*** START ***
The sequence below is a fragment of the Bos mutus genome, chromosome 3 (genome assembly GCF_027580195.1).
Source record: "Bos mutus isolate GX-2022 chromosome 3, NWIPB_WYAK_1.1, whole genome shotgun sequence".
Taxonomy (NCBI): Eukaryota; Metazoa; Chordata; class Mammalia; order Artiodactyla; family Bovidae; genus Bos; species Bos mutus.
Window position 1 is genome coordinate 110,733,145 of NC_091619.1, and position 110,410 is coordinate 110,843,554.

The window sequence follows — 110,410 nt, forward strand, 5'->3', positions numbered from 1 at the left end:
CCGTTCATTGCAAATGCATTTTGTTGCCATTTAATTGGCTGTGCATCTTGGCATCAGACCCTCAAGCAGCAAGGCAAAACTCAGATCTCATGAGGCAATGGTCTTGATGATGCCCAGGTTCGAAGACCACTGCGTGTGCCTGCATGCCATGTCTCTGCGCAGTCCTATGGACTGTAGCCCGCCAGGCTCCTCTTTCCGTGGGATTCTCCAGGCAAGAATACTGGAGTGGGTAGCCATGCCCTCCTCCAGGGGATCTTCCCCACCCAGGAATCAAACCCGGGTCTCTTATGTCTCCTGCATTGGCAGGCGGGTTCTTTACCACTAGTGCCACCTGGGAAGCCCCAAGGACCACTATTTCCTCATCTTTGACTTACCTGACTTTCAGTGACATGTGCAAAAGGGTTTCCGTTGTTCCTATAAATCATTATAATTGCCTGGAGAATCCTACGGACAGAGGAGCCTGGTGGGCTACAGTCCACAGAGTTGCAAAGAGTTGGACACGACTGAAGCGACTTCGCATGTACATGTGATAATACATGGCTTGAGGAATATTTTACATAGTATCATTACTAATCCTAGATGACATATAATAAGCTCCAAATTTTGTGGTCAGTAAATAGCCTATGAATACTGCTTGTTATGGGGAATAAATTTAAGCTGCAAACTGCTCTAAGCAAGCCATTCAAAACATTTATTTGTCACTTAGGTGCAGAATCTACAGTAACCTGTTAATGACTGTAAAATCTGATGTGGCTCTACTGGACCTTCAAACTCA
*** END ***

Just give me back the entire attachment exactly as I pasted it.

The sequence below is a fragment of the Bos mutus genome, chromosome 3 (genome assembly GCF_027580195.1).
Source record: "Bos mutus isolate GX-2022 chromosome 3, NWIPB_WYAK_1.1, whole genome shotgun sequence".
Taxonomy (NCBI): Eukaryota; Metazoa; Chordata; class Mammalia; order Artiodactyla; family Bovidae; genus Bos; species Bos mutus.
Window position 1 is genome coordinate 110,733,145 of NC_091619.1, and position 110,410 is coordinate 110,843,554.

The window sequence follows — 110,410 nt, forward strand, 5'->3', positions numbered from 1 at the left end:
CCGTTCATTGCAAATGCATTTTGTTGCCATTTAATTGGCTGTGCATCTTGGCATCAGACCCTCAAGCAGCAAGGCAAAACTCAGATCTCATGAGGCAATGGTCTTGATGATGCCCAGGTTCGAAGACCACTGCGTGTGCCTGCATGCCATGTCTCTGCGCAGTCCTATGGACTGTAGCCCGCCAGGCTCCTCTTTCCGTGGGATTCTCCAGGCAAGAATACTGGAGTGGGTAGCCATGCCCTCCTCCAGGGGATCTTCCCCACCCAGGAATCAAACCCGGGTCTCTTATGTCTCCTGCATTGGCAGGCGGGTTCTTTACCACTAGTGCCACCTGGGAAGCCCCAAGGACCACTATTTCCTCATCTTTGACTTACCTGACTTTCAGTGACATGTGCAAAAGGGTTTCCGTTGTTCCTATAAATCATTATAATTGCCTGGAGAATCCTACGGACAGAGGAGCCTGGTGGGCTACAGTCCACAGAGTTGCAAAGAGTTGGACACGACTGAAGCGACTTCGCATGTACATGTGATAATACATGGCTTGAGGAATATTTTACATAGTATCATTACTAATCCTAGATGACATATAATAAGCTCCAAATTTTGTGGTCAGTAAATAGCCTATGAATACTGCTTGTTATGGGGAATAAATTTAAGCTGCAAACTGCTCTAAGCAAGCCATTCAAAACATTTATTTGTCACTTAGGTGCAGAATCTACAGTAACCTGTTAATGACTGTAAAATCTGATGTGGCTCTACTGGACCTTCAAACTCA